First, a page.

Dr. Richard L. Zephier speaking at UNPFII

At UN, Oglala Lakota Says US Defies International Law to Steal Land, Water and Billions in Resources

ICTMN Staff
5/15/14

During Agenda Item 3 – Principles of Good Governance Consistent with the United Nations Declaration of the Rights of Indigenous Peoples: Articles 3, 6 and 46, of the 13th Session of the United Nations Permanent Forum on Indigenous Issues, Dr. Richard L. Zephier, spoke on behalf of Bryan V. Brewer, president of the Oglala Sioux Tribe, Pine Ridge Indian Reservation, occupied Lakota Territory. Below is his full presentation of the Intervention of the Oglala Lakota Nation.

Madame Chairperson,

The Oglala Lakota Nation welcomes the opportunity to discuss “Principles of good governance consistent with the United Nations Declaration on the Rights of Indigenous Peoples: especially Articles 3, 6 and 46.” Under this item, in order to discuss practices of good governance, it is also helpful to discuss practices of bad governance – examples of what states should refrain from doing.

I speak today as the representative of the elected government in our colonially-occupied homeland. Although we are the elected government, we reject the label that is often attached to us by the government of the United States, as the “legitimate” Lakota government. We recognize and respect that we had and exercised political independence and self-determination long before there was a United States or a Canada or a Brazil or a Mexico. Our traditional form of governance was deliberately attacked and impaired through the operation of colonial domination.

Today, despite the fact that we are the entity that attempts to provide the daily necessities of life for our people – to maintain roads and schools and health facilities, we recognize, respect, and extend our hand to all Lakotas – traditional councils, grassroots organizations, and all Lakotas who strive to be free, self-sustaining, and independent people. As Lakotas, we stand on common ground, in defense of our right to self-determination, our right to have our treaties honored and respected as binding international instruments, and for the return of our homelands – especially our most sacred area – the He Sapa (Black Hills). We stand together in the defense of our homeland by predatory corporations and governments, and against destructive and illegal projects, such as the Keystone XL pipeline.

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scd's picture
scd
Submitted by scd on
Very well said. Let us see where this goes now. Joe Biden...looks like you put your foot in your mouth again. "...'no nation – no nation – has the right to simply grab land from another nation. No nation has that right.” I agree and this includes the U.S. I can see the U.S. lawyers scrambling like roaches trying to figure out how to finagle their way out of this one as they count their change to scrape together enough money to pay someone off. A Lakota win is a win for all Tribal People in North America. That's what they (the whites) are afraid of. Looking forward to the UN response. Steve Fire Heart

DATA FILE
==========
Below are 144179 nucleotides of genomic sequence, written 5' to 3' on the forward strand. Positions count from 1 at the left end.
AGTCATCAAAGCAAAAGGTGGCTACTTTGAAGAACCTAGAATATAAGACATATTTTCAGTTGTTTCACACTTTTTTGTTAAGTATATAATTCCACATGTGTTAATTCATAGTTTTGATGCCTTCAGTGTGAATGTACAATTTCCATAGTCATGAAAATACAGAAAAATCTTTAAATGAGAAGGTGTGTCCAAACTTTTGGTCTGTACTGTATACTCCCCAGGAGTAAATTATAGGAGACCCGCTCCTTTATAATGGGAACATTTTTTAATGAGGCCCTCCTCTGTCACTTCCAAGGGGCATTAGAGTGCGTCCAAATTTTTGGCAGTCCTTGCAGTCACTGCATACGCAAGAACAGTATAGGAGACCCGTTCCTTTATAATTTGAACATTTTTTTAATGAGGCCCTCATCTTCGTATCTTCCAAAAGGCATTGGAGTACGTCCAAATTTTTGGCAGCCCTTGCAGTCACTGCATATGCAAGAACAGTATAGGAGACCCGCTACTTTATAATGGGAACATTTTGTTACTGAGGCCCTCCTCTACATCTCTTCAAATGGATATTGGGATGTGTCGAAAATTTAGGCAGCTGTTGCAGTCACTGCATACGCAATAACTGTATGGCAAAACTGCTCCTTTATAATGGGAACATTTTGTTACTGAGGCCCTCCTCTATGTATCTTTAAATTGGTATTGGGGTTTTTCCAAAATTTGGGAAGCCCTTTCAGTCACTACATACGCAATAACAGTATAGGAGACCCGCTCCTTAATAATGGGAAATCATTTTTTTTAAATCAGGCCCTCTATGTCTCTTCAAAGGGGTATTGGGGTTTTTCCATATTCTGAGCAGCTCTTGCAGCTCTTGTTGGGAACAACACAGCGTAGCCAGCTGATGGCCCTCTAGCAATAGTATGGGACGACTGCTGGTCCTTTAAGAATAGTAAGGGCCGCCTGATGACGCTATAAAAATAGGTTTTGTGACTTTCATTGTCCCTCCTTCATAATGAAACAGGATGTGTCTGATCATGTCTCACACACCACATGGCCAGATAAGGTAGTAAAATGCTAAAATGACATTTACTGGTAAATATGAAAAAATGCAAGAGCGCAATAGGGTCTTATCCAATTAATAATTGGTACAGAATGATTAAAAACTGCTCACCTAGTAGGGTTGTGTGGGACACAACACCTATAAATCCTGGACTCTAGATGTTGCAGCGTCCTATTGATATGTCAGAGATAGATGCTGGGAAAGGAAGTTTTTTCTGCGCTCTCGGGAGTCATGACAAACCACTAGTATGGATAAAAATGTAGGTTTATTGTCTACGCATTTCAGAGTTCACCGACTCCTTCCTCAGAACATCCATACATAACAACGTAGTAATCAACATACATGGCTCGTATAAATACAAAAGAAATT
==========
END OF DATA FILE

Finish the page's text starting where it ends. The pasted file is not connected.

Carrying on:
curtj's picture
curtj
Submitted by curtj on
Our leaders refuse to tell America and the rest of the European colonial powers that their policies of colonialism are nothing more than that of theft and murder. We spend trillions to invade of mount coups to replace governments with hand picked dictators and puppet regimes, bribed to allow foreign conglomerates to go in and steal or coerce that particular countries resources. The BP's, Shell's, Exxon's, and Halliburtons rake in the profits off stolen resources after and during the military industrial complex's profits off the sale of their wares of destruction and death, off which bribe money is taken from and given to the dictators and puppet regimes who keep their people in line with terror, kidnappings, rape and murder, and finally trickling down into our bribed politicians pockets and freezers. They get the profits and Americans get the trillion dollar bills and resulting terrorist attacks. I remember our own President Obama silently signing an obscure apology in the middle of the night, to the First Peoples of North America, that was piggy backed onto an appropriations bill. His signing statement that the Natives were sovereign as long as it didn't interfere with the government's policies and actions. No Native leaders present to accept his silent apology. The reason America refuses to join the International Criminal Court is because America refuses to stop the policies of colonialism. The reason Afghanistan and America cannot come to a security agreement is because America refuses to allow soldiers to become liable for murder if they murder innocents. How's that for democracy from our pay to play government, where legislation and deregulations depend on how much bribe money can be given to our politicians? And to think America replaced the CIA supported Saddam Hussein and puppet regime in Afghanistan with more pay to play puppet regimes who have to be bribed into activity.
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